Cost estimates for extending Sound Transit light rail to both Ballard and West Seattle have risen by about $5 billion — more than 50% — the agency’s deputy CEO told agency board members on Thursday.
The cost of building light rail between Federal Way and the Tacoma Dome and of constructing a maintenance facility planned in South King County have also increased dramatically, Sound Transit said.
“While these numbers are sobering, they’re not catastrophic,” said Sound Transit CEO Peter Rogoff. He sought to assure board members that the agency has time to control the scope of projects and build in phases as money becomes available.
Sound Transit blames the higher costs primarily on rising real estate prices in densely developed areas where projects would be built, and a hot construction market that has pushed prices higher than expected — even during the pandemic.
For the West Seattle and Ballard light rail lines, more than half of the increase is due to higher prices for land than assumptions made in 2015, before the $54 billion transit ballot measure was approved by voters.
Projected costs for those two lines went from a total of $7.1 billion to between $12.1 and $12.6 billion, depending on where stations are located and how they are built.
As Sound Transit examined the construction market, staff members found that some contractors increased bids on other projects and lengthened projected project completion-time requests in order to attract enough workers.
The agency absorbed cost increases in bids for Lynnwood and Federal Way light-rail extensions now under construction, said agency spokesperson Geoff Patrick.
Costs also have been driven by project upgrades, such as replacing surface storm water management with underground facilities. Environmental conditions and additional requests from local jurisdictions and members of the public also add to the higher costs.
The bigger price tags come despite a move from the Sound Transit board to consider forgoing a $450 million tunnel to Ballard, a $200 million tunnel through a West Seattle neighborhood and elevated trackway in Sodo that would have blocked existing light-rail service during construction in favor of cheaper options. However, those options have not been eliminated. The Sound Transit board will make final decisions after reviewing a final environmental impact statement.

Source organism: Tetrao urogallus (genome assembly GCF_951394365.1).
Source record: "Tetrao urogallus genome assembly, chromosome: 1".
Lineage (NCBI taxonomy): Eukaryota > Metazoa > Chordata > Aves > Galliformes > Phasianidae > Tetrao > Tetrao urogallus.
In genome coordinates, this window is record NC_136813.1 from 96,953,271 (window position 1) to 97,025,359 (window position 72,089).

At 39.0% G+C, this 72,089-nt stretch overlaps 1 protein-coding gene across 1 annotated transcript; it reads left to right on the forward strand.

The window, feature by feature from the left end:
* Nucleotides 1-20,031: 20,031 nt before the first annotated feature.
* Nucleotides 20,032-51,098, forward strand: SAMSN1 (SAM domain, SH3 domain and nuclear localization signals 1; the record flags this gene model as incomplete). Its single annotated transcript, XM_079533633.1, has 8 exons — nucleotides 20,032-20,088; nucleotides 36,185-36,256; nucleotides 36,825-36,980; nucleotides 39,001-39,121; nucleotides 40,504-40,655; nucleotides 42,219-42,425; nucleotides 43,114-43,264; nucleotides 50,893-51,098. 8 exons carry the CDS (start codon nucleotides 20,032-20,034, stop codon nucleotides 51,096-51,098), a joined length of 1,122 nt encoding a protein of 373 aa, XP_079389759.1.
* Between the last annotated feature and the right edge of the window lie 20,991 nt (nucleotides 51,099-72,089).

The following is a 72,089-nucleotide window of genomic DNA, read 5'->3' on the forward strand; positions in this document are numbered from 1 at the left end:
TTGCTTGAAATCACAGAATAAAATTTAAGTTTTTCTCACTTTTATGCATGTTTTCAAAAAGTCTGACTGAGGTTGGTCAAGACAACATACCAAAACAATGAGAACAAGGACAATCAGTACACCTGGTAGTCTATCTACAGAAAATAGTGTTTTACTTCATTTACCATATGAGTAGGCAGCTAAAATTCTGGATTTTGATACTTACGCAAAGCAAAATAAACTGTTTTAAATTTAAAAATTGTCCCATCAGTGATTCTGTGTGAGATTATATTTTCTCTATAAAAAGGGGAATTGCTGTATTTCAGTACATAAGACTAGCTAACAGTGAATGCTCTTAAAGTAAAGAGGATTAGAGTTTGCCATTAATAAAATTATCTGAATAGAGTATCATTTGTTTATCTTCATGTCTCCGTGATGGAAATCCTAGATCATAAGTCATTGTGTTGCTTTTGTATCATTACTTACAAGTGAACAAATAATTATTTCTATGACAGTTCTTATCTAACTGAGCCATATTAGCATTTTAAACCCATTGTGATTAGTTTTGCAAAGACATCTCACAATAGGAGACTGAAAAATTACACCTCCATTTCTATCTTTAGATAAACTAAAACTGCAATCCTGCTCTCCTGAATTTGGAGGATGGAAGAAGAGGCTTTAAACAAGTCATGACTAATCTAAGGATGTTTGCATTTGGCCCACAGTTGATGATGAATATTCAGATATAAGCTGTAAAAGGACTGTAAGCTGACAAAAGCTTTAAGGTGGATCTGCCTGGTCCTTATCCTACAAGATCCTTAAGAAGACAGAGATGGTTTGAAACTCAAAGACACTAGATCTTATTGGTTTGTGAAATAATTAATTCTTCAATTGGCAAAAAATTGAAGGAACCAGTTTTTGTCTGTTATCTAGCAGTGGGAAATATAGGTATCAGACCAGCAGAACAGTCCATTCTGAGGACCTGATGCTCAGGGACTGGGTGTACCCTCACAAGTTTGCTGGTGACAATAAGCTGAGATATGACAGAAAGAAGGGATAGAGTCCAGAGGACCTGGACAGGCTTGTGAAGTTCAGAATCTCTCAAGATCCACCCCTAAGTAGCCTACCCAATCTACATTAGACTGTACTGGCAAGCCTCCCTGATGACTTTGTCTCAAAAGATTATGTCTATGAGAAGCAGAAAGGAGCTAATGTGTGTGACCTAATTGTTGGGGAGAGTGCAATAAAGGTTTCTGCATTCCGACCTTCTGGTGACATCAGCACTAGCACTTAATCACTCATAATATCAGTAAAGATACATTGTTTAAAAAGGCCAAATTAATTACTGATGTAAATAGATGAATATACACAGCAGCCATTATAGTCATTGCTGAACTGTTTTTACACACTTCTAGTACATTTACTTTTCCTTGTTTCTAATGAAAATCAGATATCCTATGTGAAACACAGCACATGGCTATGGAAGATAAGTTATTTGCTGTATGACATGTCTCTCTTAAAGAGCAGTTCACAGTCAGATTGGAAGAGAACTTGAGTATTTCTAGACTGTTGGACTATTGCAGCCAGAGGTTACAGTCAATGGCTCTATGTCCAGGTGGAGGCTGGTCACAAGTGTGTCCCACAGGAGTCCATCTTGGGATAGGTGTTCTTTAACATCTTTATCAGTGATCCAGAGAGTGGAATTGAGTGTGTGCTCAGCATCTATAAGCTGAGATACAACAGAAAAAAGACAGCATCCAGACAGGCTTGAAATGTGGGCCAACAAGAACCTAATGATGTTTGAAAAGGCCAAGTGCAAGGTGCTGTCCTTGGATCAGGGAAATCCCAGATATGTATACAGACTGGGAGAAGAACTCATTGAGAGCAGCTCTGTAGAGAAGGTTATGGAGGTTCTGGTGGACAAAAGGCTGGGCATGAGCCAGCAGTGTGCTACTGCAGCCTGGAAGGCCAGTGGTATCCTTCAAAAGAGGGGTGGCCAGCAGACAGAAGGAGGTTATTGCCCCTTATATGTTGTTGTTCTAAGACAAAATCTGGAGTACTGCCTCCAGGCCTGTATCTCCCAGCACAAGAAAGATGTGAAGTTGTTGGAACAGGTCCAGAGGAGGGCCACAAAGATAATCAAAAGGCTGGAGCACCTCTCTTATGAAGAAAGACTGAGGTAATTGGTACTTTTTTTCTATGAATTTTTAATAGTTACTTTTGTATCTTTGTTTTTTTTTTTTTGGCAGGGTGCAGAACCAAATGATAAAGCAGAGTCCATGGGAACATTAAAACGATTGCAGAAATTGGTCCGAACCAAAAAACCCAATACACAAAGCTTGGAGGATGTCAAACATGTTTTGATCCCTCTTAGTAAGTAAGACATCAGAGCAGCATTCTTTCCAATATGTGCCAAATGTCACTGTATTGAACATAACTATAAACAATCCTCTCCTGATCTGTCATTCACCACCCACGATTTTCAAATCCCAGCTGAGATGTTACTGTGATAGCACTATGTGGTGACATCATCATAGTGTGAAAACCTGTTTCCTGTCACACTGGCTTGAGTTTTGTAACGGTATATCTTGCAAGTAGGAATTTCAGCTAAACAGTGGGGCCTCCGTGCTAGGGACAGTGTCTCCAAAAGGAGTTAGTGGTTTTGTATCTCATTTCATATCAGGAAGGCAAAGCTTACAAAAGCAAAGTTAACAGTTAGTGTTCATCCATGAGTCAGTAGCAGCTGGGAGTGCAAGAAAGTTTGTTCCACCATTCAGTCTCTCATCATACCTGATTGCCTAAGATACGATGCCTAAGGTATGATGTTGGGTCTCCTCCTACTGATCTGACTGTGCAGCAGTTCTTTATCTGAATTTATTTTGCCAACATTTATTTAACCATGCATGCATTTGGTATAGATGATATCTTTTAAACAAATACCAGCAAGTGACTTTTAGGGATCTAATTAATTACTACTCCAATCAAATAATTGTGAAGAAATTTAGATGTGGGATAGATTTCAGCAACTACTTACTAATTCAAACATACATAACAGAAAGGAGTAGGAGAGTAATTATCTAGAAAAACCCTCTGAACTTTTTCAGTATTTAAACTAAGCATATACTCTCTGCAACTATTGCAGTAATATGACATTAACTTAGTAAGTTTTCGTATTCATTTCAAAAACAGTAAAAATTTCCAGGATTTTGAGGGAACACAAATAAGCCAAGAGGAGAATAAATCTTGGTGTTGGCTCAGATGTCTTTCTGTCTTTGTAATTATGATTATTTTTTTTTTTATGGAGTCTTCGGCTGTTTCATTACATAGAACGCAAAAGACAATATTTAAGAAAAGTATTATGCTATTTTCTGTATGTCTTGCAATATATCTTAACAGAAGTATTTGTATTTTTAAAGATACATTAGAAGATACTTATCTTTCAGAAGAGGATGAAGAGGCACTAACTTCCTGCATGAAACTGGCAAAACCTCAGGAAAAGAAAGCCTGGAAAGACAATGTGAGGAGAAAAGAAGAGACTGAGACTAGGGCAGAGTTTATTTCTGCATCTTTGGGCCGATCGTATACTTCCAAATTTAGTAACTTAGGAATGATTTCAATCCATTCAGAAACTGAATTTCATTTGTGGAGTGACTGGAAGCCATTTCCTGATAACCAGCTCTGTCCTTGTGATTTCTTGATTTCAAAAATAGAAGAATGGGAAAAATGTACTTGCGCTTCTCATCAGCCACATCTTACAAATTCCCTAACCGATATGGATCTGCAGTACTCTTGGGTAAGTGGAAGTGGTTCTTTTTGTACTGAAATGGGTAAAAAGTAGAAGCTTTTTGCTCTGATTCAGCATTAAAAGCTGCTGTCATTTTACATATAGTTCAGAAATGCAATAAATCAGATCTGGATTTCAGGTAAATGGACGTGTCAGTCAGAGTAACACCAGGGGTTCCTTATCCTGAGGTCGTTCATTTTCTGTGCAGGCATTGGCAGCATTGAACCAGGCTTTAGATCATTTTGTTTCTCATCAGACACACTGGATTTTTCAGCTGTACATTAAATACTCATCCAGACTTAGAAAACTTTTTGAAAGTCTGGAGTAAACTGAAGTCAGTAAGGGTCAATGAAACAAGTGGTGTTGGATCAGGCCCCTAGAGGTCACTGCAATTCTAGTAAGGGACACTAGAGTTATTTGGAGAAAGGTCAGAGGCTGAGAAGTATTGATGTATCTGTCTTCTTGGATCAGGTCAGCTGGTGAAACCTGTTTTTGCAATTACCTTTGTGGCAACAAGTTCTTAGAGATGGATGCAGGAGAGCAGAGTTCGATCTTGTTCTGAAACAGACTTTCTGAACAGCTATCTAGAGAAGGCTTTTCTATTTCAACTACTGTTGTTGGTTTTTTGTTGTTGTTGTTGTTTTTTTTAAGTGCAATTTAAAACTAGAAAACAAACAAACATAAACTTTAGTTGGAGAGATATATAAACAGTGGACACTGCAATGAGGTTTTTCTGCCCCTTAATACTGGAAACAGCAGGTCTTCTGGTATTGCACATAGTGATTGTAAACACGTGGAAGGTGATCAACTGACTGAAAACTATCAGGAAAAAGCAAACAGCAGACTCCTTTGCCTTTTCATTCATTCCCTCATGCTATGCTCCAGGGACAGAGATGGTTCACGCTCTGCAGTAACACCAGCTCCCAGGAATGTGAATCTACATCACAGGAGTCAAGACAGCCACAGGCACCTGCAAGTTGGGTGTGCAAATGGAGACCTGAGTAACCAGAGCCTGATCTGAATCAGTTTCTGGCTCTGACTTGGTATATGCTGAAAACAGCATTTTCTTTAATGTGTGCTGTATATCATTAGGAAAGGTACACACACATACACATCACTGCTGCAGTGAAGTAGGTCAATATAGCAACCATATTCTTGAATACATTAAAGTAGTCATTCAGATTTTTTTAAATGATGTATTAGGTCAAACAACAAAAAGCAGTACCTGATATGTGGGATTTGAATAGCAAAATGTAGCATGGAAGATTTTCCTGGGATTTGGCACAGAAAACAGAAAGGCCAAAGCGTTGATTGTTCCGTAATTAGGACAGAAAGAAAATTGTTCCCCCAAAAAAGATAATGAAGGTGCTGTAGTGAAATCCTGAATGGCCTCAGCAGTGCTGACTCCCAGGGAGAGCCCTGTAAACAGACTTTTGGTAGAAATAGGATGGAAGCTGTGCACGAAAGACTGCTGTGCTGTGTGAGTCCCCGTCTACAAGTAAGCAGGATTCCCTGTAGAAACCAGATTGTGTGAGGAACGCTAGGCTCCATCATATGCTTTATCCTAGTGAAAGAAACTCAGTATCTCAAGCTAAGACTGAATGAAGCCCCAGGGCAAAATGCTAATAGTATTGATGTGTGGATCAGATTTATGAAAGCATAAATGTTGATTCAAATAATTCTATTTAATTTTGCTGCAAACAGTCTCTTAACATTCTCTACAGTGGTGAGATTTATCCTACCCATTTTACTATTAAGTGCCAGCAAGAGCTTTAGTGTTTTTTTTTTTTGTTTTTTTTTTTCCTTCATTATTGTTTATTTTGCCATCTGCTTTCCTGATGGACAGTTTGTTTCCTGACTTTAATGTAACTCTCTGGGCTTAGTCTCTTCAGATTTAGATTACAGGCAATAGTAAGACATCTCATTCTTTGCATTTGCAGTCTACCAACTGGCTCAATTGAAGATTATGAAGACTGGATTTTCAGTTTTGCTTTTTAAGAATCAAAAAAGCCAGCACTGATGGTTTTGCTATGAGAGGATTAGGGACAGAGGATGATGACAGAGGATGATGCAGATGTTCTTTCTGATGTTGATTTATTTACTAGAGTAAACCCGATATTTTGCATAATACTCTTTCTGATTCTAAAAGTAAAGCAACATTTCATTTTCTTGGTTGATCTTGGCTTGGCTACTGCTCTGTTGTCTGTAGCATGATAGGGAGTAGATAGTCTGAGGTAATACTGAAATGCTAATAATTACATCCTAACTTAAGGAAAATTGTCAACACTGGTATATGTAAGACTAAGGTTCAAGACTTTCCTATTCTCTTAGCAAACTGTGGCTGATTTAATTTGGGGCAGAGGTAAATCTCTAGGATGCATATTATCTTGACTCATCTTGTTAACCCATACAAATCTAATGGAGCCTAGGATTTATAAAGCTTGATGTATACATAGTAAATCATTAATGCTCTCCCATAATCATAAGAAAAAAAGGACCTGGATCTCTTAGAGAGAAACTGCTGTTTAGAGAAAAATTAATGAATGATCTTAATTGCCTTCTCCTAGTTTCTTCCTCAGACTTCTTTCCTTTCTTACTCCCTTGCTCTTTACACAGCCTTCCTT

Seattle Mayor and Sound Transit board member Jenny Durkan said she had concerns about the cost estimates and the timeline of when the board was informed.
“Some of this information obviously was available at a time when we should have had it while we were deciding and approving increased costs for projects over the last year,” she said.
Durkan, calling the rise a “significant jump,” also said board members should be more flexible in which sites are chosen for stations, especially if the cost of land continues to rise.
Voters in 2016 approved the $54 billion Sound Transit 3 tax measure to expand regional rail and bus service. The agency had promised West Seattle stations in 2030 and stations in Seattle Center and Ballard by 2035.
Board members will convene in a workshop Jan. 21 to start determining how project plans and schedules should be adjusted based on revenue drops from the COVID-19 pandemic. Part of the equation will depend on Sound Transit’s ability to secure additional money through state and federal sources, Patrick said.
Three West Seattle stations and a larger Sodo station are projected to serve 35,000 daily boardings, while five stations between Ballard and South Lake Union are expected to see daily ridership of 52,000.
ST3 cost estimates were informed by the price of light-rail extensions to Lynnwood and Federal Way along with previously completed projects. The original estimates were “conceptual in nature” and “based on very limited design plans,” Kimberly Farley, the agency’s deputy CEO, said Thursday.
Patrick said actual projected costs will become more clear as projects advance to around 60% of the final design.
An independent assessment will review how Sound Transit develops cost estimates to understand where the approach worked, where it has not worked, and what accounts for the differences. A consultant, who will determine whether Sound Transit should use a different methodology going forward, will conduct an expedited review, slated for April.
Sound Transit is also considering three sites for its future maintenance base in South King County. The facility is scheduled to open in 2026 and service 140 light-rail cars. A larger site is now needed to accommodate a larger building and additional tracks.
A site that includes Dick’s Drive-In in Kent was previously a contender but later nixed due to public outcry and concern from Dave Upthegrove, a Sound Transit board member and Metropolitan King County Council member, that the land should be prioritized for transit-oriented development, such as housing, retail and offices, rather than a maintenance base.
The cost of the line between Tacoma and Federal Way has grown by more than a third, from its initial estimate of $2.4 billion to $3.3 billion, mostly due to new requirements for storm water collection and the elevation of 3 miles of trackway along Interstate 5 that was previously planned to be at-grade.
The new alignment will minimize impacts to the Hylebos Creek system and to important cultural and historical areas that staff identified as sensitive through investigations and tribal meetings.
Meanwhile, Sound Transit is building new bus-rapid transit projects along Interstate 405 and Highway 522 under budget, thanks to existing roadway owned by the Washington State Department of Transportation and changes in design that reduce the amount of land needed to be purchased.